|Ohio Binding Signage|
As much as I support the 2A and gun rights, I can't support this particular stance. What we're running into here is a collision or conflict of rights. I personally feel that a business owner should be able to set reasonable restrictions on his patrons, whether they are on attire, behavior or almost anything else. Freedom of Association and Freedom of Contract come into play here.
As gunnies, we absolutely have the right to protest, to send letters, to refuse to do business, and to encourage businesses to change their policies. What we don't have the right to do is ignore lawfully posted signage. We cannot, in good faith, argue that our rights should be respected while at the same time ignoring the rights of others.
Now, I think governmental entities should NOT be allowed to post binding signage. The Second Amendment, and similar state statutory and constitutional guarantees, are supposed to be checks on governmental overreach. Based on that, I don't think the government should be able to restrict the lawful carry of weapons on its properties.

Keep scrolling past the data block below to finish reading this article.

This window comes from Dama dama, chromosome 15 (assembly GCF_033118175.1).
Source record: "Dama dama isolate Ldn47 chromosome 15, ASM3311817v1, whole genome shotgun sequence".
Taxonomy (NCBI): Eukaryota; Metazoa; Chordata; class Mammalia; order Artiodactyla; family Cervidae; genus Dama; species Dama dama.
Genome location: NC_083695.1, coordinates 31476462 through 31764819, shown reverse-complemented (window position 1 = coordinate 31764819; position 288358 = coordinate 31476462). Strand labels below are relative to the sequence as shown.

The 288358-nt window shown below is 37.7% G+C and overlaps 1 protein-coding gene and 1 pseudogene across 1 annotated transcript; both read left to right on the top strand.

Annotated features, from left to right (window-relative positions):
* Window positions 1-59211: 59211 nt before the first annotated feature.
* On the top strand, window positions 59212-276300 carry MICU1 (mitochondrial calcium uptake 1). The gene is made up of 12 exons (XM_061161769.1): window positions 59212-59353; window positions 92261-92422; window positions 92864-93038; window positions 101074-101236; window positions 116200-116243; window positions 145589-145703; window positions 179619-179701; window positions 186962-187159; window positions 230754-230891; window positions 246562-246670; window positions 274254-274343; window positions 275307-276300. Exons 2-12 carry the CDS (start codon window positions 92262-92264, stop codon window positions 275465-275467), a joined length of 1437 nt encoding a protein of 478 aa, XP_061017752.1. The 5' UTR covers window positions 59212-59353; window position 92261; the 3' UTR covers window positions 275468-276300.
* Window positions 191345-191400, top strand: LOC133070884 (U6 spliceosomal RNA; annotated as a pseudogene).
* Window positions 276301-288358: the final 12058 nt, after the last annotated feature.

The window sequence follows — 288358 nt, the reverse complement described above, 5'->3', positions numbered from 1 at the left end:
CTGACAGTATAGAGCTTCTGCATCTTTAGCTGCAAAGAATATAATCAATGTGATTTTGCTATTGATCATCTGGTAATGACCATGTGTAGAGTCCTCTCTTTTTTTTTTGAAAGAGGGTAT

The stickier proposition for me has to do with non-binding signage. They do not have legal force, but they are obviously expressing the proprietor's intentions. For example, in Kentucky the binding signage laws apply to concealed carry only. Theoretically, even if signage is posted, open carry is still permissible (the Commonwealth has constitutionally-protected open carry with full state preemption). That being said, if you open carry in there, you should be fully prepared to leave when asked. If you refuse to leave, you are now subject to criminal trespass statutes.
Here is my personal position on non-binding signage. I think gunnies should respect those signs. A business should be free to do business with whomever they desire, and should not have to do business with those they'd rather not. Obviously, if "no guns allowed" signs are actively proscribed by law, then that's a whole different scenario. But where the law is silent, we should be respectful of one another's positions.
Advocate for a business to change? Absolutely.
Completely ignore their wishes? Not so much.
We have other battles we should be fighting instead.